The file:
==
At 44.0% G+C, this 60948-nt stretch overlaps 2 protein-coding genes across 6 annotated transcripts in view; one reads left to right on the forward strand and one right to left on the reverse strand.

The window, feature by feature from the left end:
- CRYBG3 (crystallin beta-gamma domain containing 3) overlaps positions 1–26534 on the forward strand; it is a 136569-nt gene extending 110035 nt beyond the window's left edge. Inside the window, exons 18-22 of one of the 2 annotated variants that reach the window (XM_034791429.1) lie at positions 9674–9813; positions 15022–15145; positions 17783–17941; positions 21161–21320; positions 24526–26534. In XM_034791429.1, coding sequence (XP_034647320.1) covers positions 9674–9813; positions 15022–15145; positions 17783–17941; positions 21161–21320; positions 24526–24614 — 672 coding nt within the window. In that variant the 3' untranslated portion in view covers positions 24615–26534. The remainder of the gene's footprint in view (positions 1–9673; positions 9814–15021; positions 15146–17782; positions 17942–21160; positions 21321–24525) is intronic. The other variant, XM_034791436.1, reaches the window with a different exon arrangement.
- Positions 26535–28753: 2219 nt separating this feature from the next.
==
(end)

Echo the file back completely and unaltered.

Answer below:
At 44.0% G+C, this 60948-nt stretch overlaps 2 protein-coding genes across 6 annotated transcripts in view; one reads left to right on the forward strand and one right to left on the reverse strand.

The window, feature by feature from the left end:
- CRYBG3 (crystallin beta-gamma domain containing 3) overlaps positions 1–26534 on the forward strand; it is a 136569-nt gene extending 110035 nt beyond the window's left edge. Inside the window, exons 18-22 of one of the 2 annotated variants that reach the window (XM_034791429.1) lie at positions 9674–9813; positions 15022–15145; positions 17783–17941; positions 21161–21320; positions 24526–26534. In XM_034791429.1, coding sequence (XP_034647320.1) covers positions 9674–9813; positions 15022–15145; positions 17783–17941; positions 21161–21320; positions 24526–24614 — 672 coding nt within the window. In that variant the 3' untranslated portion in view covers positions 24615–26534. The remainder of the gene's footprint in view (positions 1–9673; positions 9814–15021; positions 15146–17782; positions 17942–21160; positions 21321–24525) is intronic. The other variant, XM_034791436.1, reaches the window with a different exon arrangement.
- Positions 26535–28753: 2219 nt separating this feature from the next.